The concept of energy efficiency has been developed since the first energy crisis in 1973. Lovins (1976) was among the first to develop a definition of energy efficiency: using less energy to produce greater economic output. It can be expressed as a ratio of useful outputs to energy inputs for a system.
Energy intensity is a widely used indicator to measure energy efficiency, generally defined as primary energy consumption per unit of economic output. It is usually expressed as tonnes of oil equivalent (toe), or tonnes of coal equivalent (TCE), or mega joules per thousand dollars of GDP (1).
Energy efficiency contributes to climate change mitigation via reducing energy consumptions and hence GHG (Greenhouse Gas) emissions. Improving energy efficiency has widely been accepted as a cost-effective approach to mitigating GHG emissions. In its Fifth Assessment Report, the IPCC 2014 (Intergovernmental Panel on Climate Change) shows that energy efficiency plays the second largest role in attaining climate stabilization targets up to 2030.
In its World Energy Outlook, the IEA (2013) estimates that in 2020, energy efficiency will be responsible for 50 % of the energy-related CO2 emissions abatement necessary to bring down CO2 concentration to the level compatible with limiting the long-term temperature increase to 2 °C, which is equivalent to 450 CO2 ppm.
The IEA (2013) proposed a scenario to reduce 5.9 Gt of GHG emissions between 2010 and 2030 by using eight measures. Energy efficiency which is the most effective measure to GHG emission reduction contributes to 42 % (Fig. 1).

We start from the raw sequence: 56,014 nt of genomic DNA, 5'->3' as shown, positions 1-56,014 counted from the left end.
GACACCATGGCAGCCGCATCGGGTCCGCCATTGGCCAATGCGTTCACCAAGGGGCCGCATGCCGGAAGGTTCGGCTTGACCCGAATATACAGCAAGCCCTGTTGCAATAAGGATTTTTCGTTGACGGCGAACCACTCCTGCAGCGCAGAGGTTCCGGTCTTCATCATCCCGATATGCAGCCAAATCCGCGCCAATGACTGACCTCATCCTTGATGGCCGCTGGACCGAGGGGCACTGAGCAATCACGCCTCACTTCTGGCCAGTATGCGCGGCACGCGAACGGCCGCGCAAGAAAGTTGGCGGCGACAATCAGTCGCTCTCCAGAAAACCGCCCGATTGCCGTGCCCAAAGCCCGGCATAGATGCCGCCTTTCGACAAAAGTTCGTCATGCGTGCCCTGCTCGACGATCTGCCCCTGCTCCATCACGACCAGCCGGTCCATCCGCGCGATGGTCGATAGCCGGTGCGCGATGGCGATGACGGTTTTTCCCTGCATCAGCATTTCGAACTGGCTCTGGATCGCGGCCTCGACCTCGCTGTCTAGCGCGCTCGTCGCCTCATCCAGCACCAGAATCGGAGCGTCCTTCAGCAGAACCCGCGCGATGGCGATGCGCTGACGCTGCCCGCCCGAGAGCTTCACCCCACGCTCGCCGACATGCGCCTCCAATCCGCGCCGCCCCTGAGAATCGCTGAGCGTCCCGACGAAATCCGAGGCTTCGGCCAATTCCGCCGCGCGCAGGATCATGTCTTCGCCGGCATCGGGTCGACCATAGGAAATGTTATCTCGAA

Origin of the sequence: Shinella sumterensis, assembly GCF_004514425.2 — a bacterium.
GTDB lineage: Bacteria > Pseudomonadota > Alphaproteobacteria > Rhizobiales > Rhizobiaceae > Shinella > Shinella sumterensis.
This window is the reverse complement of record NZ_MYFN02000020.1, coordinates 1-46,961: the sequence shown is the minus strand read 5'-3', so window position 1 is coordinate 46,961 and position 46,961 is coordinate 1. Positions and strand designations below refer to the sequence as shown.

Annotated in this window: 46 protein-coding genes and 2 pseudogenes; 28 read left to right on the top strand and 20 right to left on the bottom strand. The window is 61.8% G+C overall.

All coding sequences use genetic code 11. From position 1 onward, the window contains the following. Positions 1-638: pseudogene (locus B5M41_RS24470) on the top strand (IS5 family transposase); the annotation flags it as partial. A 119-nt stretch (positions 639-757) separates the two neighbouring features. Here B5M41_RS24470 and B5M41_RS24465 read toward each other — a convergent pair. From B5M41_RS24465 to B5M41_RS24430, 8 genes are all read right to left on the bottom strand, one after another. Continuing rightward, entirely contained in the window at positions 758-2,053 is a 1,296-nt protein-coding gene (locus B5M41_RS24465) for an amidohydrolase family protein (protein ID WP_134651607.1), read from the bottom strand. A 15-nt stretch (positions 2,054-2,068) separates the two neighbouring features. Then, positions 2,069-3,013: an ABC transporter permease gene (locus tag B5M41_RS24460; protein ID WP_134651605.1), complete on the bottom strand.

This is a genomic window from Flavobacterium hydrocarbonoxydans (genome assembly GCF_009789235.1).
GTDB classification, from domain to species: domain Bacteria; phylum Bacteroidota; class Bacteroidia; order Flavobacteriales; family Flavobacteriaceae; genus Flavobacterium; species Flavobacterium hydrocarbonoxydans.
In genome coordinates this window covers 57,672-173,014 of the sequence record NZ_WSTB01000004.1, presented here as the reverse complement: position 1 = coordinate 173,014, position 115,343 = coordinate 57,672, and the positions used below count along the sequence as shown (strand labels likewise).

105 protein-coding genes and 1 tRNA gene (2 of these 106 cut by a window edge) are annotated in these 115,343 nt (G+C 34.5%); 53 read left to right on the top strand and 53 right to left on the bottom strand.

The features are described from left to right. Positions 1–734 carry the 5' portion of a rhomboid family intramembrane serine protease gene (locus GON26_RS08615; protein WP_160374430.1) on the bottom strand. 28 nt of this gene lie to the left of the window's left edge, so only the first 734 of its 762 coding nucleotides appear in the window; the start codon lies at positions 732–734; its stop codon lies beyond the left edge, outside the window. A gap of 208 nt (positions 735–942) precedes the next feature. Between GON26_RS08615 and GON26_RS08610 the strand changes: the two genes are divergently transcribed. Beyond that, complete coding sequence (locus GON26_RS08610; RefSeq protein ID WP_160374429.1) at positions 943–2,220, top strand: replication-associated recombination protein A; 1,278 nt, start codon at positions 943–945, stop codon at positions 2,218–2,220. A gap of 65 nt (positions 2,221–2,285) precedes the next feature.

Fig. 1. Projection of GHG emission reduction by technologies (from IEA data 2013)
Energy-efficient technologies refer to technologies that reduce the amount of energy required to provide goods and services. For example, home insulation technology allows a building to use less heating and cooling energy to achieve and maintain a comfortable temperature.
Improvements in energy efficiency are generally achieved by adopting a more efficient technologies or production processes or by application of commonly accepted methods to reduce energy losses.
For example, using carbon fiber and lighter metals, manufacturers have managed to reduce the weight of cars while maintaining durability and strength. Engines in lighter vehicles operate more efficiently than engines of the same size in heavier vehicles.
One of solutions for energy issues and challenges is composite materials.